Se qualcosa dovesse andare più veloce della luce verrà fuori. Per il momento forse è più opportuno controllare i circuiti di calcolo, misurare bene la distanza tra il Cern e il Gran Sasso in modo proporzionato al nanosecondo. Lanciare un segnale radio in triangolazione con un satellite nel momento in cui il neutrino lascia il Cern implica dover prendere in considerazione ciò che può influenzare il viaggio come la presenza di campi magnetici. E questi non sempre sono prevedibilissimi.  Einstein può rilassarsi (probabilmente) secondo quanto sostiene il prof. Frank Close di Oxford.

Di sicuro al momento c’è solo che se la Gelmini lo avesse scavato realmente, il tunnel, avremo meno dubbi sulla reale distanza.

Measuring the time to accuracies of nanoseconds involves accounting for the time that electronic signals take to pass through circuits, into readouts and onwards to further parts of the complex of counters, computer chips and the myriad pathways of the nanoworld. If you have all of these measured, and if they are indeed everything you need to know, then you can determine the time elapsed – with some uncertainty. This they have done. However, if there is some unexpected bottleneck, unrecognised and hence unaccounted for, the timing might be a few nanoseconds amiss.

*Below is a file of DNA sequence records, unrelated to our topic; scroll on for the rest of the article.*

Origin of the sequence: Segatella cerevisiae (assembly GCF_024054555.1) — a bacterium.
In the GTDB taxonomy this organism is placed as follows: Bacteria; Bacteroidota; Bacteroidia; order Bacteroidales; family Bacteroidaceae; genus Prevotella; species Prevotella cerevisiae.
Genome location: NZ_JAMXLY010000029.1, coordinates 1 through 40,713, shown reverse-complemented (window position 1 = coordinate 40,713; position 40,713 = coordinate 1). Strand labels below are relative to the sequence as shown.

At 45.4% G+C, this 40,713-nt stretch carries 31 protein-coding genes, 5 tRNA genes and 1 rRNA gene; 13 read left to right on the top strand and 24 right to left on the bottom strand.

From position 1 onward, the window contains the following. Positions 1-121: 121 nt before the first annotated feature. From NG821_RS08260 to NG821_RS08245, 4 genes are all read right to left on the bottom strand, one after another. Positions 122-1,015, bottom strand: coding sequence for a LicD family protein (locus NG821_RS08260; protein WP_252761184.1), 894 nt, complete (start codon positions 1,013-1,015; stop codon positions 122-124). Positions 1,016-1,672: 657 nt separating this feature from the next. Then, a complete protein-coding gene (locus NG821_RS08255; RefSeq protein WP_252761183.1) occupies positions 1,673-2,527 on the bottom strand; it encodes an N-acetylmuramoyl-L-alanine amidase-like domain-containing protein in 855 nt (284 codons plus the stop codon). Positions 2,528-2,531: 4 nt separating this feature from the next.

Then there is the measurement of the distance. Determining this to an accuracy of about 10 centimetres in 730km is required – and, apparently, is possible by geodesy. But precisely how this is done is, to me at least, still one of the many mysteries in this experiment. You certainly don’t do it with a tape measure, even if you had one that was accurate to atomic sizes. Sending a radio signal up to a satellite, at the instant the neutrino leaves Cern, which then passes it on down to the receiver in Rome, and comparing which arrives first, and by how much, has its own difficulties. The speed of radio waves through the atmosphere is affected by magnetic fields, and by other phenomena; it is far from simply a radio beam passing through a vacuum at “the speed of light”.

via Professor Einstein, you can relax. E still equals mc2. Probably … | Science | The Observer.